To say that Donald’s lewdness is different and worse is to say that there is a line demarcating two categories of sexual misconduct carried out against female victims. This side of that line, a man’s offenses are passable for leadership, but not beyond. I want to hear that case made, and to read the guidebook on how that line is drawn. That will be a hoot.

You try to make that case, and I will imagine how to explain to your daughter that in America if a woman is ever described as a target for groping by a grotesque showman, that man is unfit to lead, but if it actually happens with her boss in the Oval Office, it’s no problem.

Of the consistent pairings, I do not recommend A-2 (It was “only sex” for Bill, and only “locker room talk” for Donald). Though in the matching quiz the sentiments are consistent, in terms of a personal position it is low reasoning, at least morally. Two wrongs do not make a right, we say. In fact, what it makes is, well, two wrongs. This is playground whining, crying that “he did it too!” Trump is already going there when he brings up Bill’s behavior.

The moral pairing is B-1. Bill victimized women and so did Donald. And we could consider forgiving them both. You could even consider forgiving one of them, and not the other, (for mysterious reasons of your own) but at least be consistent when comparing the original offenses. On policy positions or temperament it is understandable that we would say that one is (or could be) the better leader, but when invoking their sexual behaviors, they either both qualify for a pass, or neither do.


Whose Life Matters?

Give me a slogan I can act on, a saying so true and clear that I must change myself, one with words that compel and inform my behavior. I want to do my part in changing our bitterly divided culture. I’m looking for a call to action, particularly about how I can assert that people’s lives indeed have value. IMG_0089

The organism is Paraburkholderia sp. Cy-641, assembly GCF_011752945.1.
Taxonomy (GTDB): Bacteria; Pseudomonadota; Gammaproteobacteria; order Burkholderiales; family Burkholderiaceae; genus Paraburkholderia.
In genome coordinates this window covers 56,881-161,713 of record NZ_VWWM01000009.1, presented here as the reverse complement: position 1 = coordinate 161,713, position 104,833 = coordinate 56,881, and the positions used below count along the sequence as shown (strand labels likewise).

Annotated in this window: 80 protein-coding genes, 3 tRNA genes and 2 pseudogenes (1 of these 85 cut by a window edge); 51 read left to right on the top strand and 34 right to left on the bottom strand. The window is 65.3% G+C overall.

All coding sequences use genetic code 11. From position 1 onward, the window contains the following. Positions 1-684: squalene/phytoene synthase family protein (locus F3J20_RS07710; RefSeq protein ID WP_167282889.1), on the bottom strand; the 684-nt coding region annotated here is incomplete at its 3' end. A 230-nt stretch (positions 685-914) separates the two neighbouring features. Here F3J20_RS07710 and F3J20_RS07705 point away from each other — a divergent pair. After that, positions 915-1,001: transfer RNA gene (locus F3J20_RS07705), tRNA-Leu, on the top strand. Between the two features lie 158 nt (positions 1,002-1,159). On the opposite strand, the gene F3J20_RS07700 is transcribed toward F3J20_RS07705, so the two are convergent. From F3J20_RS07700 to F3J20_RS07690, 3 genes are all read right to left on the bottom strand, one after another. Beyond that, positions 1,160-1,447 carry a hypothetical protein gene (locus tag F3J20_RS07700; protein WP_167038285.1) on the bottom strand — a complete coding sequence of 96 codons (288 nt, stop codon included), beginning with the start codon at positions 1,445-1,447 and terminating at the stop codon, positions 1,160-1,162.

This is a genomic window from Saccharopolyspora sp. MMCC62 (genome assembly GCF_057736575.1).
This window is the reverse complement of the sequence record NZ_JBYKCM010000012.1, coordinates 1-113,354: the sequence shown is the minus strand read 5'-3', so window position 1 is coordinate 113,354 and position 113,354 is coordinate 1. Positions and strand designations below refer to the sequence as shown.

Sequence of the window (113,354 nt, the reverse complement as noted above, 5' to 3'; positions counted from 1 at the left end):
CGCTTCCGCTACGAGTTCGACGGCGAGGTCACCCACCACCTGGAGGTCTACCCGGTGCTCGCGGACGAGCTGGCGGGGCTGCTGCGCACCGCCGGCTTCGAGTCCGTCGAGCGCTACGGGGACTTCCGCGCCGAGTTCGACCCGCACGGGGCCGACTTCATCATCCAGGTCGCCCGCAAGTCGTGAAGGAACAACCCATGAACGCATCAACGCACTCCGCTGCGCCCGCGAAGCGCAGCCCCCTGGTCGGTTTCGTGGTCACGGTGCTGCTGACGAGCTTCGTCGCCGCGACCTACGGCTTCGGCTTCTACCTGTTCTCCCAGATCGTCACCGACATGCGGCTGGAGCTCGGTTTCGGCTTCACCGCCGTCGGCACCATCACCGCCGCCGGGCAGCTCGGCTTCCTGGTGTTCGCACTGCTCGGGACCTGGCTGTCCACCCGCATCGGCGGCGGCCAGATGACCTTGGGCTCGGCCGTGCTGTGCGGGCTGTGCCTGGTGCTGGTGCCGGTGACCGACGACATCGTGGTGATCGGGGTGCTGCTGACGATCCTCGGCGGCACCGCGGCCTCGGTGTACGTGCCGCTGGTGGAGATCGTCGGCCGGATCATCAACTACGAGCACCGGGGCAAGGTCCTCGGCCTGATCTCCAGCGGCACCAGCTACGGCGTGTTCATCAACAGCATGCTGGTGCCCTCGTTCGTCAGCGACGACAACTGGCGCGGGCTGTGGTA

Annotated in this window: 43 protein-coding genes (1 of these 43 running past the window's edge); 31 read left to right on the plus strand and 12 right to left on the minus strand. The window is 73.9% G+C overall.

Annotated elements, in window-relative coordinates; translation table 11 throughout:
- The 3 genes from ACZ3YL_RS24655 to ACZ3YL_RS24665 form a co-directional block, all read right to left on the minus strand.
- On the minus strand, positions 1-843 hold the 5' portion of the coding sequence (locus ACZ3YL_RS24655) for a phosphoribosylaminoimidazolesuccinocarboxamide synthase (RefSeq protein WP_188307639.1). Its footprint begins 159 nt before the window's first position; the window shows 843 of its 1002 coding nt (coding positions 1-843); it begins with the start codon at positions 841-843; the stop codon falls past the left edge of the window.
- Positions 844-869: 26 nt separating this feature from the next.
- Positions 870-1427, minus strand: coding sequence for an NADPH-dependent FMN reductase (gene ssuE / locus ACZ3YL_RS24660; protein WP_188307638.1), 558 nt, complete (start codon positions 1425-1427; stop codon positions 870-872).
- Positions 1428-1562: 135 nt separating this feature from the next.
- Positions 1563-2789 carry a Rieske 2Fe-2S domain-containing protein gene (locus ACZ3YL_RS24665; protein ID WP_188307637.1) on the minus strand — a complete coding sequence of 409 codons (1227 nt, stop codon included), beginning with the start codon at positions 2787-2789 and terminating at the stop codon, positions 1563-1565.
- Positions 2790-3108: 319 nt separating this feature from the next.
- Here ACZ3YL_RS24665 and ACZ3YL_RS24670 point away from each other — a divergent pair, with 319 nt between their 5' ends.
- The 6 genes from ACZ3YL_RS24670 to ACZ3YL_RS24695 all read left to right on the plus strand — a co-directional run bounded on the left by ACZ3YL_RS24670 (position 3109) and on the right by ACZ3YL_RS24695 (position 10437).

“Black Lives Matter” and “Blue Lives Matter” show some promise, but out of their contexts they stand as philosophical statements about human value and carry no explicit calls to action. These lives matter, yes, I agree. Now what?

Well, some might say that those slogans have plenty of action to offer. They will say that once set in context of the current national debate, “Black Lives Matter” infers that police practices display systemic racism and that I am called to advocate for this to change. But I am not sure the inferences of systemic racism are true. And even if they are, the call to action is not to me, except as an advocate. The real call to action from these slogans is to those in power, that they must somehow reform the system.

I want a slogan that will call upon me to effect change, not merely advocate that others do. I want to change the culture with actions more effective than marching, protesting, or uselessly arguing on Facebook.

The life I must value first must be a specific person. Referring to a whole class of people is as highly conceptual as it is divisive, and it shirks the responsibility to give immediate help to specific persons. (Lack of specificity about whose lives are named in the slogan is why “all lives matter” provides even less help).